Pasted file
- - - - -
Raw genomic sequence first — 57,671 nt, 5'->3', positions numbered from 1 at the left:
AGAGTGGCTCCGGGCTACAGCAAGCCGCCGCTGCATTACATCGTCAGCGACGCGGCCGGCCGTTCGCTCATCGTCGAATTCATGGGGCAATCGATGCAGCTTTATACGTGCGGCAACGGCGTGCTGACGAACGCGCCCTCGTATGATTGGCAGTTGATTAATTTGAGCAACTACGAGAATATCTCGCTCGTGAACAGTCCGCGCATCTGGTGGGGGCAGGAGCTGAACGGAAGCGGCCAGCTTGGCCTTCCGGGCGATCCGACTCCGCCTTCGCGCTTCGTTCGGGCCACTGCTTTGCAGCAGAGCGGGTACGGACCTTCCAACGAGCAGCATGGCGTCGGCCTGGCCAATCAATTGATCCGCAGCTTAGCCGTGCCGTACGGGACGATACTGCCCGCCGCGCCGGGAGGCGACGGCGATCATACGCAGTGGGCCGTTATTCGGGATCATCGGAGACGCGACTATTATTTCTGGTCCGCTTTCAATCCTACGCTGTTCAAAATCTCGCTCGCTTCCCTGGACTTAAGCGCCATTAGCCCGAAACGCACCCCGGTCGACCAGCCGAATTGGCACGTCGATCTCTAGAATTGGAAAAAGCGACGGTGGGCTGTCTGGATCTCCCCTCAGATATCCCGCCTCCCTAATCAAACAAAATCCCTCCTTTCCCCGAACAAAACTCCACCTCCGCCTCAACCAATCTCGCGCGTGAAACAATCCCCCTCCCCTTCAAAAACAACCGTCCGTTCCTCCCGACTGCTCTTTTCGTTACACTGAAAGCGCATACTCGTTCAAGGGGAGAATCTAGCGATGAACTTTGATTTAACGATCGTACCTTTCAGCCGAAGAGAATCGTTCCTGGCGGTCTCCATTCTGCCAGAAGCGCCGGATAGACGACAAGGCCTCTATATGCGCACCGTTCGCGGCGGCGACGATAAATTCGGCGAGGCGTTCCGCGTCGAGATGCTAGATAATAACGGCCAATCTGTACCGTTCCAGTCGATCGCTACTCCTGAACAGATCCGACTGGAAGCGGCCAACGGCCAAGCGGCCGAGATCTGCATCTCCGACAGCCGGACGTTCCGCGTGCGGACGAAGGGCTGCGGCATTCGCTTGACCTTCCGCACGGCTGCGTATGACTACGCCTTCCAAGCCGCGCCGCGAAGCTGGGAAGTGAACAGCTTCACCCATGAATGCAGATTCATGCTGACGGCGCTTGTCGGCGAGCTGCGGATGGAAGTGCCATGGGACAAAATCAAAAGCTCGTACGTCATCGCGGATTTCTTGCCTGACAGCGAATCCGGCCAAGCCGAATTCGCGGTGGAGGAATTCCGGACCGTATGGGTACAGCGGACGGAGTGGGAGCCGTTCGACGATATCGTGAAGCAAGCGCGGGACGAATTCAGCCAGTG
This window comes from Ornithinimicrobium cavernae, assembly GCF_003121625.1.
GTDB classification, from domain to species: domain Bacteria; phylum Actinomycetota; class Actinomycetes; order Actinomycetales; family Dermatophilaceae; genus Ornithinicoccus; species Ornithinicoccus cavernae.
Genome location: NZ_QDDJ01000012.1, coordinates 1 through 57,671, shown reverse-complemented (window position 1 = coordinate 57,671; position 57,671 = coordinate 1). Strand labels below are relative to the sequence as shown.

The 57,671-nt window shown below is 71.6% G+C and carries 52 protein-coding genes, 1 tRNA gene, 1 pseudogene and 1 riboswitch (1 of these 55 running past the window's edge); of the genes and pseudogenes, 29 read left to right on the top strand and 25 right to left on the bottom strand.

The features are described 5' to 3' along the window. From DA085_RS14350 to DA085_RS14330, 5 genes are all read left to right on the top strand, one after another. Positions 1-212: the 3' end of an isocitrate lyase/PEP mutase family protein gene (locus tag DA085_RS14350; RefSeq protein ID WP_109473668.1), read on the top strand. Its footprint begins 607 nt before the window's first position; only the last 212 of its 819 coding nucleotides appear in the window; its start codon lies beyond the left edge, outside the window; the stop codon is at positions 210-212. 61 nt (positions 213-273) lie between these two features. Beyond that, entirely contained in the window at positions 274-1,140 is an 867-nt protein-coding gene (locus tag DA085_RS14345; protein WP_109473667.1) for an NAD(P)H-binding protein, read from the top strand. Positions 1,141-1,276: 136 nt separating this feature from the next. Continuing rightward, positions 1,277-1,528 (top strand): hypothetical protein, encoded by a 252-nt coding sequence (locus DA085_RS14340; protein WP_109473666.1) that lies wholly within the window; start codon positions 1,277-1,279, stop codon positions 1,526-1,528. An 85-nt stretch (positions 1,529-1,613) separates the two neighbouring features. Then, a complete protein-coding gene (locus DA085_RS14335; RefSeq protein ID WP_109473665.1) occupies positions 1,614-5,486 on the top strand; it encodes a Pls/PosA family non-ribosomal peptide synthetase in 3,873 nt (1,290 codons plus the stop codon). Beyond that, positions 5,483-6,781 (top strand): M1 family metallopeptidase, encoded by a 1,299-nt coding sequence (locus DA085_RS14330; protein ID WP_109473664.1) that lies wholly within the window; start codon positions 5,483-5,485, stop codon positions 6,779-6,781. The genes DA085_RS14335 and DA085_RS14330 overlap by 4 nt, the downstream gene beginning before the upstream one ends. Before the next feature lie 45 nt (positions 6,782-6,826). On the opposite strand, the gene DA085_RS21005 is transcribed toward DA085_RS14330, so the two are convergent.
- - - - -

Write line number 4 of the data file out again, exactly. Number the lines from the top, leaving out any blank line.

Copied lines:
GTDB classification, from domain to species: domain Bacteria; phylum Actinomycetota; class Actinomycetes; order Actinomycetales; family Dermatophilaceae; genus Ornithinicoccus; species Ornithinicoccus cavernae.